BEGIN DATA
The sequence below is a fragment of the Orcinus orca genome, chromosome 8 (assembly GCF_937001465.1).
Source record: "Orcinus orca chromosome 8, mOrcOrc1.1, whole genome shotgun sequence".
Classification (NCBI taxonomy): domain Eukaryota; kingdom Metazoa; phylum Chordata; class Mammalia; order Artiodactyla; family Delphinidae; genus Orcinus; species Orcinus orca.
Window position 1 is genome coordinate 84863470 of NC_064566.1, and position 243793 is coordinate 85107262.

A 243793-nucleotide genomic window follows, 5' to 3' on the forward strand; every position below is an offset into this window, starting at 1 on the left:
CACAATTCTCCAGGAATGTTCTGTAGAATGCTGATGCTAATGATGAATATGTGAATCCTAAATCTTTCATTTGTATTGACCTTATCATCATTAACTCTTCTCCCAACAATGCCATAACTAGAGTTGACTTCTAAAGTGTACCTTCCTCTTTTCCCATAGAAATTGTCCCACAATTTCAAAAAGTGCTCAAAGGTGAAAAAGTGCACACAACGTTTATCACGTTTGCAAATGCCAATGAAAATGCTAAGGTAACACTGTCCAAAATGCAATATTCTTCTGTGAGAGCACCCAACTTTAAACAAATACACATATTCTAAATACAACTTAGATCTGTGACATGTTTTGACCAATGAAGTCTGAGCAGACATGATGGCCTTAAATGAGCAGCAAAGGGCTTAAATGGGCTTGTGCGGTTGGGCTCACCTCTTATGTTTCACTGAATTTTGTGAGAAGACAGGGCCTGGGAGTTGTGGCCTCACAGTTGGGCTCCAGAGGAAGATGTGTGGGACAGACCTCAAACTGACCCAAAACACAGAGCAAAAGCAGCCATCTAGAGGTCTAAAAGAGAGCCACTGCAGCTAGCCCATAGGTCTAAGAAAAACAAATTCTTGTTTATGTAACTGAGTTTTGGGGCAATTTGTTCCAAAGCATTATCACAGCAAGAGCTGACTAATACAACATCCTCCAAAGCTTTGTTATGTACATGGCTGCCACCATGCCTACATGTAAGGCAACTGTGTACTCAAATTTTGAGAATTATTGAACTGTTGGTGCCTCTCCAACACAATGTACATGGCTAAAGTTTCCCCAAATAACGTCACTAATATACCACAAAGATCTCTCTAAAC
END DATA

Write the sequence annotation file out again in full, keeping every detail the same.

The sequence below is a fragment of the Orcinus orca genome, chromosome 8 (assembly GCF_937001465.1).
Source record: "Orcinus orca chromosome 8, mOrcOrc1.1, whole genome shotgun sequence".
Classification (NCBI taxonomy): domain Eukaryota; kingdom Metazoa; phylum Chordata; class Mammalia; order Artiodactyla; family Delphinidae; genus Orcinus; species Orcinus orca.
Window position 1 is genome coordinate 84863470 of NC_064566.1, and position 243793 is coordinate 85107262.

A 243793-nucleotide genomic window follows, 5' to 3' on the forward strand; every position below is an offset into this window, starting at 1 on the left:
CACAATTCTCCAGGAATGTTCTGTAGAATGCTGATGCTAATGATGAATATGTGAATCCTAAATCTTTCATTTGTATTGACCTTATCATCATTAACTCTTCTCCCAACAATGCCATAACTAGAGTTGACTTCTAAAGTGTACCTTCCTCTTTTCCCATAGAAATTGTCCCACAATTTCAAAAAGTGCTCAAAGGTGAAAAAGTGCACACAACGTTTATCACGTTTGCAAATGCCAATGAAAATGCTAAGGTAACACTGTCCAAAATGCAATATTCTTCTGTGAGAGCACCCAACTTTAAACAAATACACATATTCTAAATACAACTTAGATCTGTGACATGTTTTGACCAATGAAGTCTGAGCAGACATGATGGCCTTAAATGAGCAGCAAAGGGCTTAAATGGGCTTGTGCGGTTGGGCTCACCTCTTATGTTTCACTGAATTTTGTGAGAAGACAGGGCCTGGGAGTTGTGGCCTCACAGTTGGGCTCCAGAGGAAGATGTGTGGGACAGACCTCAAACTGACCCAAAACACAGAGCAAAAGCAGCCATCTAGAGGTCTAAAAGAGAGCCACTGCAGCTAGCCCATAGGTCTAAGAAAAACAAATTCTTGTTTATGTAACTGAGTTTTGGGGCAATTTGTTCCAAAGCATTATCACAGCAAGAGCTGACTAATACAACATCCTCCAAAGCTTTGTTATGTACATGGCTGCCACCATGCCTACATGTAAGGCAACTGTGTACTCAAATTTTGAGAATTATTGAACTGTTGGTGCCTCTCCAACACAATGTACATGGCTAAAGTTTCCCCAAATAACGTCACTAATATACCACAAAGATCTCTCTAAAC